Over 13,000 new cases of prostate cancer were diagnosed in South Africa in 2020.1
Digital rectal examination and a blood test screening for serum prostate-specific antigen can help to detect prostate cancer in asymptomatic men early, whilst it can still be cured.2
Routine population screening for prostate cancer is not currently recommended in South Africa but informed, patient-based screening is:3
- From the age of 40 in those with a positive family history of prostate and/or breast cancer in a first-degree relative.
- From the age of 50 years in all other males.
- Patients with a history of lower urinary tract symptoms (LUTS) and/or clinical suspicion of prostate cancer regardless of age.
The goals of treatment for prostate cancer are to delay disease progression, improve quality of life and increase survival.2
The choice of treatment is dependent on informed patient decision-making, availability of treatment, cost and complications.2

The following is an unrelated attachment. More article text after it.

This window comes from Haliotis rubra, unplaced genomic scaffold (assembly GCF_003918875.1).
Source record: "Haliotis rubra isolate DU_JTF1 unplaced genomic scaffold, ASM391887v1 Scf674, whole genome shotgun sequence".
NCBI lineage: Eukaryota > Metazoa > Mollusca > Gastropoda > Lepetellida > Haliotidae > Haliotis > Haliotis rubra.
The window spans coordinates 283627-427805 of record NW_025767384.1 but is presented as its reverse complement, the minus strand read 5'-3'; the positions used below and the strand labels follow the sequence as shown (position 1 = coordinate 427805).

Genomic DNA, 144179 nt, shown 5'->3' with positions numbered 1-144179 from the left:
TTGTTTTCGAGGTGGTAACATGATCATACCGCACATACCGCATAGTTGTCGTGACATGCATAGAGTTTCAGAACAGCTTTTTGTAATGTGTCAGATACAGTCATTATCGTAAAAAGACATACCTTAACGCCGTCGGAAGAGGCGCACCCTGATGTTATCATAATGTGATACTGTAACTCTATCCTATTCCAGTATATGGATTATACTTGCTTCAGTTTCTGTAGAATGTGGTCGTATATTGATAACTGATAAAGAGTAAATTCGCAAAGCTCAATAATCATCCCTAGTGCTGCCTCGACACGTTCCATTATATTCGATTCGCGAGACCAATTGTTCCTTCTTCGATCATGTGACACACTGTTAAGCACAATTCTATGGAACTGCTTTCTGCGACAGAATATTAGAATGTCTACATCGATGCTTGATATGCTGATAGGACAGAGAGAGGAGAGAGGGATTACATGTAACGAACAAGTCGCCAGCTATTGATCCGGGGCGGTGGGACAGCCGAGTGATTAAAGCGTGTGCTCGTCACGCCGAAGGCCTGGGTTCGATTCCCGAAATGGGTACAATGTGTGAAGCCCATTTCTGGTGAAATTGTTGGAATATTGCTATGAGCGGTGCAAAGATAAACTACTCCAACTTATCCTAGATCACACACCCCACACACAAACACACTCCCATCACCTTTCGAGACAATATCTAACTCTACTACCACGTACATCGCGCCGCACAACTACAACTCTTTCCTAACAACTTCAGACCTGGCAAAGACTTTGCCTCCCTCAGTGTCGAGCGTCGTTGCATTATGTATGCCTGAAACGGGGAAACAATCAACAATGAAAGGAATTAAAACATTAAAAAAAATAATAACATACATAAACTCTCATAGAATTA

Cancer patients often face high out-of-pocket medical costs. These extra costs can prevent or delay access to important medical care.4
One of the priorities in the National Cancer Strategic Framework for South Africa is to improve access to treatment by reducing financial, geographic, logistical and socio-cultural barriers.4
Sandoz South Africa has a growing portfolio of oncology medications and we are committed to improving both affordability and access to high-quality generics medications for both South African cancer patients and healthcare providers.5
Globocan 2020. South Africa. International Agency for Research on Cancer. March 2021
Anderson D, Barnes R, Bida M, et al. South African Prostate Cancer Guidelines – Draft Version. 2017
Draft PMB Benefit Guideline: Prostate Cancer. Council of Medical Schemes. 31 Mar 2020
Department of Health, Republic of South Africa. National Cancer Strategic Framework for South Africa 2017 – 2022
Sandoz SA (Pty) Ltd. Data on File. Sandoz Oncology. Closer to Solutions. 2021